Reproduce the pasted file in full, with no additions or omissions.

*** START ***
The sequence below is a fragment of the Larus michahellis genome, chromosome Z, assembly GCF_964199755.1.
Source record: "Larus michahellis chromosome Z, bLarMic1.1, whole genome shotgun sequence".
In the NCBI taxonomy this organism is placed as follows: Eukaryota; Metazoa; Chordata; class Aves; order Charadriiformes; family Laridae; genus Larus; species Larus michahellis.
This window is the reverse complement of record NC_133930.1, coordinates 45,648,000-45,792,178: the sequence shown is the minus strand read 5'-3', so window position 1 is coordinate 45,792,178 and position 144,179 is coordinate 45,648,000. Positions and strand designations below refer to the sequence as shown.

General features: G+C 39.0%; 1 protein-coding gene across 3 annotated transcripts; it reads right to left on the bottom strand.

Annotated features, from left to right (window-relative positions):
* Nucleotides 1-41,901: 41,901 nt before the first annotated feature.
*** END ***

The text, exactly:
The sequence below is a fragment of the Larus michahellis genome, chromosome Z, assembly GCF_964199755.1.
Source record: "Larus michahellis chromosome Z, bLarMic1.1, whole genome shotgun sequence".
In the NCBI taxonomy this organism is placed as follows: Eukaryota; Metazoa; Chordata; class Aves; order Charadriiformes; family Laridae; genus Larus; species Larus michahellis.
This window is the reverse complement of record NC_133930.1, coordinates 45,648,000-45,792,178: the sequence shown is the minus strand read 5'-3', so window position 1 is coordinate 45,792,178 and position 144,179 is coordinate 45,648,000. Positions and strand designations below refer to the sequence as shown.

General features: G+C 39.0%; 1 protein-coding gene across 3 annotated transcripts; it reads right to left on the bottom strand.

Annotated features, from left to right (window-relative positions):
* Nucleotides 1-41,901: 41,901 nt before the first annotated feature.